Take a Seat!


Audrey Allen, Visual Manager

What do you see around every corner of the High School? Chairs. We have lots and lots of chairs, and many kinds of them too. They were meant to give students flexibility and create variety throughout the day and they have generally reached that goal. But, some things did not work out as planned. 

Choosing the chairs we learn in was a long process. Instructional coach, Mark Augspurger was part of the committee deciding this. “From four different companies we basically ordered pilot furniture, so all these companies were able to give us sample furniture because they wanted the district business,” Augspurger said.

To decide if the different seating options were worth it, Augspurger said, “[The committee] went through 2 days of a high school kid’s schedule, and they sat in the old desks and seats. And that was like, ‘oh this wouldn’t be fun’. They got to be monotonous, even though the class was different.” After this, they knew it was a necessity to change the chairs. 

In the first year with students learning in the new high school, they discovered some chairs worked in certain situations, but didn’t work in others. “[With] the soft seating, kids sort of damaged the laptop holders. Like ooh, it worked great for only 2 weeks, but over the first year, we thought high school kids would be a little more responsible than that,” Augspurger said.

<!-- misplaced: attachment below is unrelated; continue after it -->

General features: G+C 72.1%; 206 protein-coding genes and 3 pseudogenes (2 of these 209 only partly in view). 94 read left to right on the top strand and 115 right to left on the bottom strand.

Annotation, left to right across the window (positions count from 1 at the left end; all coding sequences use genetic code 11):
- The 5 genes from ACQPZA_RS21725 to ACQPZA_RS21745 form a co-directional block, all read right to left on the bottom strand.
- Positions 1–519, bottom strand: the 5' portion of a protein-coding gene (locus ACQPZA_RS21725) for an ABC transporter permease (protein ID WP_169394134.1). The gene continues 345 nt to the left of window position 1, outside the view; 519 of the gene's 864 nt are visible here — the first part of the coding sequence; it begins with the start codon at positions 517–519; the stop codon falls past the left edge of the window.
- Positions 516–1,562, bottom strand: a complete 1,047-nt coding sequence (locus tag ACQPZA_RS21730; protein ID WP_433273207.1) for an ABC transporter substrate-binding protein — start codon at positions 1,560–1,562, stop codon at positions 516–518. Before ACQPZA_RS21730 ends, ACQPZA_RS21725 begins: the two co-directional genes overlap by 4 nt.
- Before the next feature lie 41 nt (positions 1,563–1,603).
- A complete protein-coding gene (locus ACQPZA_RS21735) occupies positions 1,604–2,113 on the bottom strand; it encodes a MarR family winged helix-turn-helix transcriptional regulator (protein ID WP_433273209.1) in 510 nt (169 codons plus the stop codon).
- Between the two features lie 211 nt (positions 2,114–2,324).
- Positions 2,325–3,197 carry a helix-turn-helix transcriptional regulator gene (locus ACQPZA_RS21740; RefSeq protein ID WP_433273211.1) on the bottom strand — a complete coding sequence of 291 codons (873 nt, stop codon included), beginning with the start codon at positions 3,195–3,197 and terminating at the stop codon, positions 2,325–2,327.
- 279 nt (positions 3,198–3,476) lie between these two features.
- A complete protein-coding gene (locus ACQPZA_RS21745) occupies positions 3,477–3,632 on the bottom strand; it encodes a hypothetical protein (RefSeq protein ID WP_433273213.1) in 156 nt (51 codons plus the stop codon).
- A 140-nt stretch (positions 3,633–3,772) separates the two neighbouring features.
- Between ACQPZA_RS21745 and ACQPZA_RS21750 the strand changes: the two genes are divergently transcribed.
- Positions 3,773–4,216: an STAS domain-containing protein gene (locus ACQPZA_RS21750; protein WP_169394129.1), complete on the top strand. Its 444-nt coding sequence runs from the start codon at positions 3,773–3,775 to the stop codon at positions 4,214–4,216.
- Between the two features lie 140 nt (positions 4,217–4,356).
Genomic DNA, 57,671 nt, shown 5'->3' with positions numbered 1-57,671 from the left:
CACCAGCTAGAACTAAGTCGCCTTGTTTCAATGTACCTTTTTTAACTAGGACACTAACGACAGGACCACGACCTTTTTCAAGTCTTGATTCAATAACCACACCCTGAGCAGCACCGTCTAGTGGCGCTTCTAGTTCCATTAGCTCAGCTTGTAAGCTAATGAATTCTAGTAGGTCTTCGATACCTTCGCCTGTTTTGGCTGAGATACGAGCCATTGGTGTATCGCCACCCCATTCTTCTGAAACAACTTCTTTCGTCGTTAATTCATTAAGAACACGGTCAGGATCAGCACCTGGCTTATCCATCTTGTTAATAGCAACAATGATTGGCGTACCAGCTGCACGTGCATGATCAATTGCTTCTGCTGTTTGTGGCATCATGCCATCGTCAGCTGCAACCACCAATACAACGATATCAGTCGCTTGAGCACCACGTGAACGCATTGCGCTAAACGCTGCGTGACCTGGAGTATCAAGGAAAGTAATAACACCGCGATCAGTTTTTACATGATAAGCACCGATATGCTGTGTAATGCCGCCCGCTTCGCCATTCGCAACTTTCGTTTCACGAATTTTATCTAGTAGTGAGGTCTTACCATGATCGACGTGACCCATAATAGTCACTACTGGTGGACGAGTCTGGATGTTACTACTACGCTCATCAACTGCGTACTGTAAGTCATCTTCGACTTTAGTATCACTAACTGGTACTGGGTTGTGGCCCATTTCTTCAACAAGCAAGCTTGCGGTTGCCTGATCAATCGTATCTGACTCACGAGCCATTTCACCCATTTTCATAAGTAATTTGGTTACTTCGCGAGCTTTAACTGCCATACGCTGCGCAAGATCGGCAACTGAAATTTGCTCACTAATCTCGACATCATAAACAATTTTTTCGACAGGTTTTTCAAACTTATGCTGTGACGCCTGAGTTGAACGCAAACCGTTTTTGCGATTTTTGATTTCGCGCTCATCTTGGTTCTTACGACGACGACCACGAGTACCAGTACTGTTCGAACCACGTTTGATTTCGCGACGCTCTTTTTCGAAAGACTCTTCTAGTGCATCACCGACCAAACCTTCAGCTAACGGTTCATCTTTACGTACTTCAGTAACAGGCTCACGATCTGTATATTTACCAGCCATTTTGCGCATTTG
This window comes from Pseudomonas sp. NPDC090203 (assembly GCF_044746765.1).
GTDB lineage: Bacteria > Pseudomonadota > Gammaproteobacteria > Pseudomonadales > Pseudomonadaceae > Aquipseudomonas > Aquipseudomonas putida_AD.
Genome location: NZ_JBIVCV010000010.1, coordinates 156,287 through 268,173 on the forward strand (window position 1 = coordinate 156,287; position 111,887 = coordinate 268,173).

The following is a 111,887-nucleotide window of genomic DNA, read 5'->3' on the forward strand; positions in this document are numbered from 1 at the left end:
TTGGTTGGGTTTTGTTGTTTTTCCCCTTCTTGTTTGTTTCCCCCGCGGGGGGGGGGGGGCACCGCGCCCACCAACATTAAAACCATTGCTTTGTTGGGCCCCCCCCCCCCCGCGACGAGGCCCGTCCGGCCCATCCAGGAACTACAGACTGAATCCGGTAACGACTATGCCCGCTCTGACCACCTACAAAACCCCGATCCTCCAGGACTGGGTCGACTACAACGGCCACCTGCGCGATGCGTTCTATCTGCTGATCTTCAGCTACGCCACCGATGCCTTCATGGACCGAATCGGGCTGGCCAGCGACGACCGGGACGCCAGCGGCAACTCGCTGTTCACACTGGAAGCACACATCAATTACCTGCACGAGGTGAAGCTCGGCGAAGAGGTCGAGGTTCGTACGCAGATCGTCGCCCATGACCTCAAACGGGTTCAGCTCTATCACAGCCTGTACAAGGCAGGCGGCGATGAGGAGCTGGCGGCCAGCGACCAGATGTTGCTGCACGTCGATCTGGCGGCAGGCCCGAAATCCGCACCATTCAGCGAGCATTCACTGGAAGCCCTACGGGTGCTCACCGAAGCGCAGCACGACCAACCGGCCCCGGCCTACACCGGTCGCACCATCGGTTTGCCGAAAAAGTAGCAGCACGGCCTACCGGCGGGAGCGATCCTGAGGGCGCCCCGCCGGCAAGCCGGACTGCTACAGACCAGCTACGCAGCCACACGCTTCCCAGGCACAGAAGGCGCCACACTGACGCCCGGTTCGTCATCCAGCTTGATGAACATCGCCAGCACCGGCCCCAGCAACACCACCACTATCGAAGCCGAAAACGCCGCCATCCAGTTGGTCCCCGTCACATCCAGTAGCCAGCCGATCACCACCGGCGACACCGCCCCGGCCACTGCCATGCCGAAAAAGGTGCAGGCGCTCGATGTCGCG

Seating also was not as flexible as they originally thought. As the high school filled to capacity, teachers weren’t able to check out the rooms to access different classroom setups. Originally, classrooms were meant to be reserved by teachers for specific purposes like debates, discussions, or free reading, as well as flexible for any subject. Social studies and psychology teacher Thomas Griffin said, “I think as our school has grown, it becomes harder to move around. I think the logistics of a school day and(…)moving a class for a day is a way bigger deal than checking out a book from the library.” 

Anita Dinakar ‘23 likes the rocking chairs. She says, “I can move around during class rather than just sitting still and it’s kinda fun.”  

Ellen Upper ‘24 has a different opinion. She said, “My favorite seating is actually traditional seating, like desks and chairs. I find myself paying attention better and learning more efficiently. I like to stick to what I’m familiar with!” 

Whether you love them, hate them, or are indifferent about them, JHS students are fortunate to have variation throughout the day. They provide flexibility to our school day and make classes a little less boring.